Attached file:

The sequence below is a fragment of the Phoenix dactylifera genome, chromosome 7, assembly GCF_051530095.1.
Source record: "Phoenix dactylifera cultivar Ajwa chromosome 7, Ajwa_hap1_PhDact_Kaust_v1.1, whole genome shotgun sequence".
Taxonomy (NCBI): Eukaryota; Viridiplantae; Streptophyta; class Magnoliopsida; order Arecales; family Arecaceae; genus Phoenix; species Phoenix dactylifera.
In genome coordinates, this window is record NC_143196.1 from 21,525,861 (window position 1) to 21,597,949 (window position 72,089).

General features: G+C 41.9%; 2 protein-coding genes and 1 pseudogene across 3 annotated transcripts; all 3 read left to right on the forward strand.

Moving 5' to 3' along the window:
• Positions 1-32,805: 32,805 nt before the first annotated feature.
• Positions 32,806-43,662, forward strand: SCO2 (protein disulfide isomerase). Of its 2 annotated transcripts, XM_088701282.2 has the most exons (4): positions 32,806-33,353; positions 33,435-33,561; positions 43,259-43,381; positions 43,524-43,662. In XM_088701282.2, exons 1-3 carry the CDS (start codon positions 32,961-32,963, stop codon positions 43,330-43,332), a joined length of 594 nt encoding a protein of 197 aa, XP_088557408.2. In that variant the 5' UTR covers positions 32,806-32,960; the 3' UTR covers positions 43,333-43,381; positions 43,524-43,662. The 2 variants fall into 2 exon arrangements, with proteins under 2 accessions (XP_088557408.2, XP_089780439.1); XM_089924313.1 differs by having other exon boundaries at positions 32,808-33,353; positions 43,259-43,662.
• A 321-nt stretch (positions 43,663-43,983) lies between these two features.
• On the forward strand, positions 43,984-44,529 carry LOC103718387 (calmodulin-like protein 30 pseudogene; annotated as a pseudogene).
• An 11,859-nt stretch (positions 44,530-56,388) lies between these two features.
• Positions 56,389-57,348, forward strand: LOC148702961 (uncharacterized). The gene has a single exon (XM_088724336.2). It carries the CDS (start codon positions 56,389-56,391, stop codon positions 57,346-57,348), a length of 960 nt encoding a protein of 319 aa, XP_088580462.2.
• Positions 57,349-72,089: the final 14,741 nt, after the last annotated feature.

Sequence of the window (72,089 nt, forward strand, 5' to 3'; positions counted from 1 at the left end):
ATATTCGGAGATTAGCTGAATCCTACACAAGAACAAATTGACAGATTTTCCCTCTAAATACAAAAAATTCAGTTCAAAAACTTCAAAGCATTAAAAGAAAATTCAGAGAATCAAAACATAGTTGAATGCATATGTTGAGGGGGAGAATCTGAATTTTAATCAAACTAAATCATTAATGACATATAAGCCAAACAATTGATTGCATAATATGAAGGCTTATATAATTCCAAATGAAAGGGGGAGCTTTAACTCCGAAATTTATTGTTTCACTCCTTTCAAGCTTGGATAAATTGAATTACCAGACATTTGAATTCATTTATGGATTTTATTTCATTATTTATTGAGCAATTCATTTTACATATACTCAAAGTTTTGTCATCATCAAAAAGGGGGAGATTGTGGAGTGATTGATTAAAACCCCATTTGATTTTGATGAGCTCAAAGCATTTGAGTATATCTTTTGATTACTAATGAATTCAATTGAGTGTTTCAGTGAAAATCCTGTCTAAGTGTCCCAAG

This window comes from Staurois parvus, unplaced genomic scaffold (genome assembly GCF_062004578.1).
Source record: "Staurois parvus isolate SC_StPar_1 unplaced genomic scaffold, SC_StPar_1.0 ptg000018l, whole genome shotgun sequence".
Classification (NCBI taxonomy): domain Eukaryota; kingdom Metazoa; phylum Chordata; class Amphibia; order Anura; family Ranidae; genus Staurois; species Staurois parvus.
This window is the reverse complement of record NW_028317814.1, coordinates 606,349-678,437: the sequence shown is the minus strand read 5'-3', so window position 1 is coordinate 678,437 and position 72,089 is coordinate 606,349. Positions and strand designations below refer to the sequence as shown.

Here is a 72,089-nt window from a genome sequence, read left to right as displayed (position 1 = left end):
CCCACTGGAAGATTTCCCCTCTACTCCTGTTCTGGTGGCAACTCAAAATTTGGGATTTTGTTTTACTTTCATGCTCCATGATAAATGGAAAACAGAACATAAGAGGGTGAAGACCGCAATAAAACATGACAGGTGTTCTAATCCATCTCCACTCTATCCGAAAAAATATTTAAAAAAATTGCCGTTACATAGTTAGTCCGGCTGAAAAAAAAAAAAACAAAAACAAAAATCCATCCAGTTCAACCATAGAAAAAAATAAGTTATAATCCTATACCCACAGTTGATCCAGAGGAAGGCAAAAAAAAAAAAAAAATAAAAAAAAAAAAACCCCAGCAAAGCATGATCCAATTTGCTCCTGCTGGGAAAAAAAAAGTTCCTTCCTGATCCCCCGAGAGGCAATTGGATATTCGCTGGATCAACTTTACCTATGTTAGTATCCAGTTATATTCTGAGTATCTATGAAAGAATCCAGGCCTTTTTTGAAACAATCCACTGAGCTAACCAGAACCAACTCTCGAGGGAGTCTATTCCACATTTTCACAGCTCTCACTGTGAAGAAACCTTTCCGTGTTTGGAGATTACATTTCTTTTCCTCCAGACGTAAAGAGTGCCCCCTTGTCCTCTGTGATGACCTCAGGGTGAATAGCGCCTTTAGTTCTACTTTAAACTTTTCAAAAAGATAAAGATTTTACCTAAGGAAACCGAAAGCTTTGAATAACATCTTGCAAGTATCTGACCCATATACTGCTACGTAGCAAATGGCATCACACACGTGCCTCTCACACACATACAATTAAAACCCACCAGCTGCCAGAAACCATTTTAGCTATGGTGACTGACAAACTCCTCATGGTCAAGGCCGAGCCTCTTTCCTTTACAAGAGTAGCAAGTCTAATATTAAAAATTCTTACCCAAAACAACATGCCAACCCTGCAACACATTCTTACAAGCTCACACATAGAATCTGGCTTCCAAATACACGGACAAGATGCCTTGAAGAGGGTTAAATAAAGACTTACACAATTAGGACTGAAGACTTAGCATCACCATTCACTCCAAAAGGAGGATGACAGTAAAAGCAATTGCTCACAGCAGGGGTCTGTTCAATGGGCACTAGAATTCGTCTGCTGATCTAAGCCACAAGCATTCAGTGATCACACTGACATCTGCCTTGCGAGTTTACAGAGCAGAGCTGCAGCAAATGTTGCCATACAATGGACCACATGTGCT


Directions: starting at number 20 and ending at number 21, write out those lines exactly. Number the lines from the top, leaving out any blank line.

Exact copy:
Here is a 72,089-nt window from a genome sequence, read left to right as displayed (position 1 = left end):
CCCACTGGAAGATTTCCCCTCTACTCCTGTTCTGGTGGCAACTCAAAATTTGGGATTTTGTTTTACTTTCATGCTCCATGATAAATGGAAAACAGAACATAAGAGGGTGAAGACCGCAATAAAACATGACAGGTGTTCTAATCCATCTCCACTCTATCCGAAAAAATATTTAAAAAAATTGCCGTTACATAGTTAGTCCGGCTGAAAAAAAAAAAAACAAAAACAAAAATCCATCCAGTTCAACCATAGAAAAAAATAAGTTATAATCCTATACCCACAGTTGATCCAGAGGAAGGCAAAAAAAAAAAAAAAATAAAAAAAAAAAAACCCCAGCAAAGCATGATCCAATTTGCTCCTGCTGGGAAAAAAAAAGTTCCTTCCTGATCCCCCGAGAGGCAATTGGATATTCGCTGGATCAACTTTACCTATGTTAGTATCCAGTTATATTCTGAGTATCTATGAAAGAATCCAGGCCTTTTTTGAAACAATCCACTGAGCTAACCAGAACCAACTCTCGAGGGAGTCTATTCCACATTTTCACAGCTCTCACTGTGAAGAAACCTTTCCGTGTTTGGAGATTACATTTCTTTTCCTCCAGACGTAAAGAGTGCCCCCTTGTCCTCTGTGATGACCTCAGGGTGAATAGCGCCTTTAGTTCTACTTTAAACTTTTCAAAAAGATAAAGATTTTACCTAAGGAAACCGAAAGCTTTGAATAACATCTTGCAAGTATCTGACCCATATACTGCTACGTAGCAAATGGCATCACACACGTGCCTCTCACACACATACAATTAAAACCCACCAGCTGCCAGAAACCATTTTAGCTATGGTGACTGACAAACTCCTCATGGTCAAGGCCGAGCCTCTTTCCTTTACAAGAGTAGCAAGTCTAATATTAAAAATTCTTACCCAAAACAACATGCCAACCCTGCAACACATTCTTACAAGCTCACACATAGAATCTGGCTTCCAAATACACGGACAAGATGCCTTGAAGAGGGTTAAATAAAGACTTACACAATTAGGACTGAAGACTTAGCATCACCATTCACTCCAAAAGGAGGATGACAGTAAAAGCAATTGCTCACAGCAGGGGTCTGTTCAATGGGCACTAGAATTCGTCTGCTGATCTAAGCCACAAGCATTCAGTGATCACACTGACATCTGCCTTGCGAGTTTACAGAGCAGAGCTGCAGCAAATGTTGCCATACAATGGACCACATGTGCT